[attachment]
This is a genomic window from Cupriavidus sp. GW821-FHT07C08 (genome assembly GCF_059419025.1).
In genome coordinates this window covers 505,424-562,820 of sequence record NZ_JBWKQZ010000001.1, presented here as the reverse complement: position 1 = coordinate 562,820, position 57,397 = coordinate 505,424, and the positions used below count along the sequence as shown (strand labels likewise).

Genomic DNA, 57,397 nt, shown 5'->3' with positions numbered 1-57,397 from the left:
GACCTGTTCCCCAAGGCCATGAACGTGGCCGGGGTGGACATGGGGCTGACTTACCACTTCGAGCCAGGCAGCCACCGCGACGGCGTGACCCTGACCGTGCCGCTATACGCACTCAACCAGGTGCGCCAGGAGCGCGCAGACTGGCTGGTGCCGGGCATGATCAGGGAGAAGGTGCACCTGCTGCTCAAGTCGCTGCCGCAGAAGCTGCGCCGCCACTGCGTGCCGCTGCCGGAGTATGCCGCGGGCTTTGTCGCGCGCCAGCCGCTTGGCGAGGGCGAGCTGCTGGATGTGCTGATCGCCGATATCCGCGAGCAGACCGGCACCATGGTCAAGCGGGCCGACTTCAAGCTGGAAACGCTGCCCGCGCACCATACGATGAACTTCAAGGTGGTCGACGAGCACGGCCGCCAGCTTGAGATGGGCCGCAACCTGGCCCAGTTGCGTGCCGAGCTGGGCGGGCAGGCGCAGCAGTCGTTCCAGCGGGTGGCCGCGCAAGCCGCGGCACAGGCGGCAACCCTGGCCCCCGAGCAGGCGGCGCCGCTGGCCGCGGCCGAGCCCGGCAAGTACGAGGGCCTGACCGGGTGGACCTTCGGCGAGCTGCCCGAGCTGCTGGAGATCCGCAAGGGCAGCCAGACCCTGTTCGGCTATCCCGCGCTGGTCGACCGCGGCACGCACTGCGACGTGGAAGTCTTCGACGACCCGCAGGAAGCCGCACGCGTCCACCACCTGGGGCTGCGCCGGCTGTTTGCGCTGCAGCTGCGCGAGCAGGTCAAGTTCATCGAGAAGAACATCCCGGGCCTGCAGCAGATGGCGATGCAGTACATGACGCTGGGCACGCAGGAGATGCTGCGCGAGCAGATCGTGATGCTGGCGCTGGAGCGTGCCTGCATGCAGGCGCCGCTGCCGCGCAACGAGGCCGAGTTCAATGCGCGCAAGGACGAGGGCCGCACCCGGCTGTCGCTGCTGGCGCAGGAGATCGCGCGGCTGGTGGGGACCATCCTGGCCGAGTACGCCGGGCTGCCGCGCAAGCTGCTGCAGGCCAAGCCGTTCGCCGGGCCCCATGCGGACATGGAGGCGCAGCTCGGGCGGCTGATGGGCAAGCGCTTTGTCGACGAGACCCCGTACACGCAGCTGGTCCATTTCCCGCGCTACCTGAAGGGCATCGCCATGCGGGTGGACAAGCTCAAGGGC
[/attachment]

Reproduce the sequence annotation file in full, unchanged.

This is a genomic window from Cupriavidus sp. GW821-FHT07C08 (genome assembly GCF_059419025.1).
In genome coordinates this window covers 505,424-562,820 of sequence record NZ_JBWKQZ010000001.1, presented here as the reverse complement: position 1 = coordinate 562,820, position 57,397 = coordinate 505,424, and the positions used below count along the sequence as shown (strand labels likewise).

Genomic DNA, 57,397 nt, shown 5'->3' with positions numbered 1-57,397 from the left:
GACCTGTTCCCCAAGGCCATGAACGTGGCCGGGGTGGACATGGGGCTGACTTACCACTTCGAGCCAGGCAGCCACCGCGACGGCGTGACCCTGACCGTGCCGCTATACGCACTCAACCAGGTGCGCCAGGAGCGCGCAGACTGGCTGGTGCCGGGCATGATCAGGGAGAAGGTGCACCTGCTGCTCAAGTCGCTGCCGCAGAAGCTGCGCCGCCACTGCGTGCCGCTGCCGGAGTATGCCGCGGGCTTTGTCGCGCGCCAGCCGCTTGGCGAGGGCGAGCTGCTGGATGTGCTGATCGCCGATATCCGCGAGCAGACCGGCACCATGGTCAAGCGGGCCGACTTCAAGCTGGAAACGCTGCCCGCGCACCATACGATGAACTTCAAGGTGGTCGACGAGCACGGCCGCCAGCTTGAGATGGGCCGCAACCTGGCCCAGTTGCGTGCCGAGCTGGGCGGGCAGGCGCAGCAGTCGTTCCAGCGGGTGGCCGCGCAAGCCGCGGCACAGGCGGCAACCCTGGCCCCCGAGCAGGCGGCGCCGCTGGCCGCGGCCGAGCCCGGCAAGTACGAGGGCCTGACCGGGTGGACCTTCGGCGAGCTGCCCGAGCTGCTGGAGATCCGCAAGGGCAGCCAGACCCTGTTCGGCTATCCCGCGCTGGTCGACCGCGGCACGCACTGCGACGTGGAAGTCTTCGACGACCCGCAGGAAGCCGCACGCGTCCACCACCTGGGGCTGCGCCGGCTGTTTGCGCTGCAGCTGCGCGAGCAGGTCAAGTTCATCGAGAAGAACATCCCGGGCCTGCAGCAGATGGCGATGCAGTACATGACGCTGGGCACGCAGGAGATGCTGCGCGAGCAGATCGTGATGCTGGCGCTGGAGCGTGCCTGCATGCAGGCGCCGCTGCCGCGCAACGAGGCCGAGTTCAATGCGCGCAAGGACGAGGGCCGCACCCGGCTGTCGCTGCTGGCGCAGGAGATCGCGCGGCTGGTGGGGACCATCCTGGCCGAGTACGCCGGGCTGCCGCGCAAGCTGCTGCAGGCCAAGCCGTTCGCCGGGCCCCATGCGGACATGGAGGCGCAGCTCGGGCGGCTGATGGGCAAGCGCTTTGTCGACGAGACCCCGTACACGCAGCTGGTCCATTTCCCGCGCTACCTGAAGGGCATCGCCATGCGGGTGGACAAGCTCAAGGGC